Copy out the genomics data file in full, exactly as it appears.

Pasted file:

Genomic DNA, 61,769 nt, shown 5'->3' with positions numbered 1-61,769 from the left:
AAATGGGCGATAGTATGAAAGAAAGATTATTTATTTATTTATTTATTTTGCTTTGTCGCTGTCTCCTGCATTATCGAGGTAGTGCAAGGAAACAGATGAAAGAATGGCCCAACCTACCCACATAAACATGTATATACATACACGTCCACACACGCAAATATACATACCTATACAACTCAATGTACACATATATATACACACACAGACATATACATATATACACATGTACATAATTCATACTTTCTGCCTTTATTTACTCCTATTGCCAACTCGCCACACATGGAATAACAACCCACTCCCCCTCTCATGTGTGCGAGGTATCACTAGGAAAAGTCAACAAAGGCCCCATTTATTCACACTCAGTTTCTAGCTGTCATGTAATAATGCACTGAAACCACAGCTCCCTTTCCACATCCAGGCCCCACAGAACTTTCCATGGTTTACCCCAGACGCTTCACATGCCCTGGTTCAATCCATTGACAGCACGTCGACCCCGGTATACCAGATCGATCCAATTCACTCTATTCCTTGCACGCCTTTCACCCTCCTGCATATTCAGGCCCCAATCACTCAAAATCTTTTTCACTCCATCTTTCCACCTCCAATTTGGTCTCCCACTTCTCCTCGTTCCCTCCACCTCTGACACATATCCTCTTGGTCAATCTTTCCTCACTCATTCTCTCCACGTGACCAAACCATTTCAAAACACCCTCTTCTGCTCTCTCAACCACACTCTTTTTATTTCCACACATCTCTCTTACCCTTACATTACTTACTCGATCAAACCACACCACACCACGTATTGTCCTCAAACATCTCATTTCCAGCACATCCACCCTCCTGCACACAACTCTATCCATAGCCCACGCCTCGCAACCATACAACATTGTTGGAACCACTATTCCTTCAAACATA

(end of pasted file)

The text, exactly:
Genomic DNA, 61,769 nt, shown 5'->3' with positions numbered 1-61,769 from the left:
AAATGGGCGATAGTATGAAAGAAAGATTATTTATTTATTTATTTATTTTGCTTTGTCGCTGTCTCCTGCATTATCGAGGTAGTGCAAGGAAACAGATGAAAGAATGGCCCAACCTACCCACATAAACATGTATATACATACACGTCCACACACGCAAATATACATACCTATACAACTCAATGTACACATATATATACACACACAGACATATACATATATACACATGTACATAATTCATACTTTCTGCCTTTATTTACTCCTATTGCCAACTCGCCACACATGGAATAACAACCCACTCCCCCTCTCATGTGTGCGAGGTATCACTAGGAAAAGTCAACAAAGGCCCCATTTATTCACACTCAGTTTCTAGCTGTCATGTAATAATGCACTGAAACCACAGCTCCCTTTCCACATCCAGGCCCCACAGAACTTTCCATGGTTTACCCCAGACGCTTCACATGCCCTGGTTCAATCCATTGACAGCACGTCGACCCCGGTATACCAGATCGATCCAATTCACTCTATTCCTTGCACGCCTTTCACCCTCCTGCATATTCAGGCCCCAATCACTCAAAATCTTTTTCACTCCATCTTTCCACCTCCAATTTGGTCTCCCACTTCTCCTCGTTCCCTCCACCTCTGACACATATCCTCTTGGTCAATCTTTCCTCACTCATTCTCTCCACGTGACCAAACCATTTCAAAACACCCTCTTCTGCTCTCTCAACCACACTCTTTTTATTTCCACACATCTCTCTTACCCTTACATTACTTACTCGATCAAACCACACCACACCACGTATTGTCCTCAAACATCTCATTTCCAGCACATCCACCCTCCTGCACACAACTCTATCCATAGCCCACGCCTCGCAACCATACAACATTGTTGGAACCACTATTCCTTCAAACATA